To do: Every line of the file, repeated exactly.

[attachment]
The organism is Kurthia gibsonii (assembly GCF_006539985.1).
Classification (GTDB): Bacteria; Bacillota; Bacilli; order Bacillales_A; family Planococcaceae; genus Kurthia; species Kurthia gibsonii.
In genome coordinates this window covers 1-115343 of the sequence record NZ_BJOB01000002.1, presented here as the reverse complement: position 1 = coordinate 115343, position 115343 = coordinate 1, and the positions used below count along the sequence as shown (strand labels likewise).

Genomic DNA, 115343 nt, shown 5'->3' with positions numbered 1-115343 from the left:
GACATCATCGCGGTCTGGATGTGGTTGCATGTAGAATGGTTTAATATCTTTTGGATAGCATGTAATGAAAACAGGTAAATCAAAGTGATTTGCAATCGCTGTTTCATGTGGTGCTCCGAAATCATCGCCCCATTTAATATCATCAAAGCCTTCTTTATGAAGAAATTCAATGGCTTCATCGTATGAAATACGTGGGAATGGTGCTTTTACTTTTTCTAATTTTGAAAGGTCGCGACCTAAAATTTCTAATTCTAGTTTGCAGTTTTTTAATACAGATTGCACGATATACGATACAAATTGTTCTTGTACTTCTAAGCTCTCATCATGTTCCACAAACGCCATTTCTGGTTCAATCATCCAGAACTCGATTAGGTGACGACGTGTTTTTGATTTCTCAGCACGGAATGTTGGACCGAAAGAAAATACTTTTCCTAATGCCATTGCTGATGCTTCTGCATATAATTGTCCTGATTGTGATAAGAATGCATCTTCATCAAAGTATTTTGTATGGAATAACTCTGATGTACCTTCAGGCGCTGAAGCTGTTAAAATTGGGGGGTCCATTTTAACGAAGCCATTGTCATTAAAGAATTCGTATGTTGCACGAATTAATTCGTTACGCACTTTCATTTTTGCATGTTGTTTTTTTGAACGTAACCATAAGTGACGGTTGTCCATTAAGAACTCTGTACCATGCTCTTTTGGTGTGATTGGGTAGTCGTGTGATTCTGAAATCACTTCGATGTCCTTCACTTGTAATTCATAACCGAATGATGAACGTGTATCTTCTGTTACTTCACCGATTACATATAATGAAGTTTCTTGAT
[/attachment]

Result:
The organism is Kurthia gibsonii (assembly GCF_006539985.1).
Classification (GTDB): Bacteria; Bacillota; Bacilli; order Bacillales_A; family Planococcaceae; genus Kurthia; species Kurthia gibsonii.
In genome coordinates this window covers 1-115343 of the sequence record NZ_BJOB01000002.1, presented here as the reverse complement: position 1 = coordinate 115343, position 115343 = coordinate 1, and the positions used below count along the sequence as shown (strand labels likewise).

Genomic DNA, 115343 nt, shown 5'->3' with positions numbered 1-115343 from the left:
GACATCATCGCGGTCTGGATGTGGTTGCATGTAGAATGGTTTAATATCTTTTGGATAGCATGTAATGAAAACAGGTAAATCAAAGTGATTTGCAATCGCTGTTTCATGTGGTGCTCCGAAATCATCGCCCCATTTAATATCATCAAAGCCTTCTTTATGAAGAAATTCAATGGCTTCATCGTATGAAATACGTGGGAATGGTGCTTTTACTTTTTCTAATTTTGAAAGGTCGCGACCTAAAATTTCTAATTCTAGTTTGCAGTTTTTTAATACAGATTGCACGATATACGATACAAATTGTTCTTGTACTTCTAAGCTCTCATCATGTTCCACAAACGCCATTTCTGGTTCAATCATCCAGAACTCGATTAGGTGACGACGTGTTTTTGATTTCTCAGCACGGAATGTTGGACCGAAAGAAAATACTTTTCCTAATGCCATTGCTGATGCTTCTGCATATAATTGTCCTGATTGTGATAAGAATGCATCTTCATCAAAGTATTTTGTATGGAATAACTCTGATGTACCTTCAGGCGCTGAAGCTGTTAAAATTGGGGGGTCCATTTTAACGAAGCCATTGTCATTAAAGAATTCGTATGTTGCACGAATTAATTCGTTACGCACTTTCATTTTTGCATGTTGTTTTTTTGAACGTAACCATAAGTGACGGTTGTCCATTAAGAACTCTGTACCATGCTCTTTTGGTGTGATTGGGTAGTCGTGTGATTCTGAAATCACTTCGATGTCCTTCACTTGTAATTCATAACCGAATGATGAACGTGTATCTTCTGTTACTTCACCGATTACATATAATGAAGTTTCTTGAT